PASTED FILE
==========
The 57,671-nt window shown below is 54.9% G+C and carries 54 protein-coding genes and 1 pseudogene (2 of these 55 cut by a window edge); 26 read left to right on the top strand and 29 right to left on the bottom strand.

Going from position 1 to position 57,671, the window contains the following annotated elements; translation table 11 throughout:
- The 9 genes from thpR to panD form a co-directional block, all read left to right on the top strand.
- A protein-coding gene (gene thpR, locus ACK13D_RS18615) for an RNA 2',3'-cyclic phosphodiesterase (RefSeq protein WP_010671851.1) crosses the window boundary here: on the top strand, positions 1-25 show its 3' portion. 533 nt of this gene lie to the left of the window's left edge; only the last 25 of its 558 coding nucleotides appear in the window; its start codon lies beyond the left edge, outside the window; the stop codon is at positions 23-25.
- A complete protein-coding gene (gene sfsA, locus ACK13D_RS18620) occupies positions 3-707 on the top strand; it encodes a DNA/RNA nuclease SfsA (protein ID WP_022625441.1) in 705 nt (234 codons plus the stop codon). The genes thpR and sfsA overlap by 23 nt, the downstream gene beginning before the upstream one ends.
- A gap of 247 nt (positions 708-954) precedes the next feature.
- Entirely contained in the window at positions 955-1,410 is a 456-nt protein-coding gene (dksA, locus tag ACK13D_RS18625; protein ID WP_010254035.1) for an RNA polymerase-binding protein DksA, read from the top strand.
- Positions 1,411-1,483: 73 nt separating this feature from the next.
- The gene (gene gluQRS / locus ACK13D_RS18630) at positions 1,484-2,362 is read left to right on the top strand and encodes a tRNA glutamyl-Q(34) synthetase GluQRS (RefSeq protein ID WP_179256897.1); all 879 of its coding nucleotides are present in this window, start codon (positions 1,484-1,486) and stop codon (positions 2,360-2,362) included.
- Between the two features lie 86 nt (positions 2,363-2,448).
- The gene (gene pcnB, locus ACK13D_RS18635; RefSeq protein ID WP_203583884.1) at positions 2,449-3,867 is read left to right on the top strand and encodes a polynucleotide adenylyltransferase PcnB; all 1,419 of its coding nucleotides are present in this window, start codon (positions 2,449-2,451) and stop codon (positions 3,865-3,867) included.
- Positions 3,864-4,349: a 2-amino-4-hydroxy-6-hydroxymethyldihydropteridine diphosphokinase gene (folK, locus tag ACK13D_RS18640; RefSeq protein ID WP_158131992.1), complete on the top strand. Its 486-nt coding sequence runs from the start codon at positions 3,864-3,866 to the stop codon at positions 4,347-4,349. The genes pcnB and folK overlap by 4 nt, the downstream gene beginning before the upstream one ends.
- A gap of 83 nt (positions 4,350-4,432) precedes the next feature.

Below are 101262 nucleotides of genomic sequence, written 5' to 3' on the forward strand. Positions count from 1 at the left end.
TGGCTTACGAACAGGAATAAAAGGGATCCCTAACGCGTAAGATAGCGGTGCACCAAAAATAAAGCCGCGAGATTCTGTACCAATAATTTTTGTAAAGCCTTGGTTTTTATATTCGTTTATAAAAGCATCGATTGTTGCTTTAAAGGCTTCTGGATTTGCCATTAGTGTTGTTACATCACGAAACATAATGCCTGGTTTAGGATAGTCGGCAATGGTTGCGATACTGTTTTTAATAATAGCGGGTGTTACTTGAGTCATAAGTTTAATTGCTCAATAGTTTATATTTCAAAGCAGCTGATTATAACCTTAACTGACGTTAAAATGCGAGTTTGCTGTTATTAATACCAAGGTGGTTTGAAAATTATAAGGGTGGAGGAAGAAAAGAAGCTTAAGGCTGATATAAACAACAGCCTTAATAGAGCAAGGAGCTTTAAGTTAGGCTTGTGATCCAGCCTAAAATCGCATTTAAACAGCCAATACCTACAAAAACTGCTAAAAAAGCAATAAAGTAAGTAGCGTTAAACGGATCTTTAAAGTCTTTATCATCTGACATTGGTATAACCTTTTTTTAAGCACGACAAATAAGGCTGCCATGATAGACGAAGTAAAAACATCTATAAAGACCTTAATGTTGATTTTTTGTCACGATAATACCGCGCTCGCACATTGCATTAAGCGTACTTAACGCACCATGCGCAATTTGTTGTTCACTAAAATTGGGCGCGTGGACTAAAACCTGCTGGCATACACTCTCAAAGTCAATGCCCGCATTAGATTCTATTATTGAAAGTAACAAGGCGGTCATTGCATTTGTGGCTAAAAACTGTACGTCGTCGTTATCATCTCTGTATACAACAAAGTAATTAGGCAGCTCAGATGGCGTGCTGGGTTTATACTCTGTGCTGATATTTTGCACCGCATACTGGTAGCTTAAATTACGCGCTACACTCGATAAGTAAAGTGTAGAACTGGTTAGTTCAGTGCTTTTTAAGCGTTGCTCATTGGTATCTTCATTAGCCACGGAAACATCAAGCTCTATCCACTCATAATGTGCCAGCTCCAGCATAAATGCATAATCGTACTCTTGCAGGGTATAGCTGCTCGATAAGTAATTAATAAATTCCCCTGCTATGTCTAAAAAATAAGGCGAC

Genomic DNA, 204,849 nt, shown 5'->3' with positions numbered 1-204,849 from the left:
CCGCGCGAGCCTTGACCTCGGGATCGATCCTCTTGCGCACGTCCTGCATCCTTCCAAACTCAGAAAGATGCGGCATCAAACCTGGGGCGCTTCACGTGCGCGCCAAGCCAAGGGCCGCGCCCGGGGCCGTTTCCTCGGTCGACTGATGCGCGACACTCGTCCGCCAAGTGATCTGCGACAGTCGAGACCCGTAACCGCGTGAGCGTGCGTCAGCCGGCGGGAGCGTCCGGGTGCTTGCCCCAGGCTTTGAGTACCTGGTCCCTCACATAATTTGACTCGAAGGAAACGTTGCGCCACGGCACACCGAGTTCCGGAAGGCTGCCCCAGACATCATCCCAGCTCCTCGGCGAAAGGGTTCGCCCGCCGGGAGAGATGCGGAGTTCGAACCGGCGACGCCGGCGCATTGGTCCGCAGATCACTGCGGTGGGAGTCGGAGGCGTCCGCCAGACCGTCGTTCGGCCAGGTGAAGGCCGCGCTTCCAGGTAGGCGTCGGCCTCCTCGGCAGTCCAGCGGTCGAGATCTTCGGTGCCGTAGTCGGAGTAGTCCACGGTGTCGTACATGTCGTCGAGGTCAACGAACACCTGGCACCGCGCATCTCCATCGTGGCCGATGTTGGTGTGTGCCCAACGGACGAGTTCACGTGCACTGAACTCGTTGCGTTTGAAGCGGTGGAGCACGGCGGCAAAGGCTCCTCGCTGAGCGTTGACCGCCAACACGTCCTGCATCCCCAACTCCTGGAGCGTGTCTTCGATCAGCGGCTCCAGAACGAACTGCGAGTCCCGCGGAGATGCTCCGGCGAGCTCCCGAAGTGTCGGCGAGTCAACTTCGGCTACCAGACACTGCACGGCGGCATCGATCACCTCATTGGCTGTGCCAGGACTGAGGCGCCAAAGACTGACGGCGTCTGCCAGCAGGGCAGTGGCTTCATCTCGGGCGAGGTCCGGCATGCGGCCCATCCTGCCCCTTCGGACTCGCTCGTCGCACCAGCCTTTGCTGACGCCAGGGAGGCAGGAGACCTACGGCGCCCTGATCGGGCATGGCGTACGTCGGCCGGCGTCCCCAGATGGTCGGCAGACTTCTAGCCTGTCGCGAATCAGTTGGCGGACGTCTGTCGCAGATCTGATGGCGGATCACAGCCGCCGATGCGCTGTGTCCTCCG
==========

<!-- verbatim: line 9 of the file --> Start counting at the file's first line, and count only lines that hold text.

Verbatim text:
- The gene (gene gluQRS / locus ACK13D_RS18630) at positions 1,484-2,362 is read left to right on the top strand and encodes a tRNA glutamyl-Q(34) synthetase GluQRS (RefSeq protein ID WP_179256897.1); all 879 of its coding nucleotides are present in this window, start codon (positions 1,484-1,486) and stop codon (positions 2,360-2,362) included.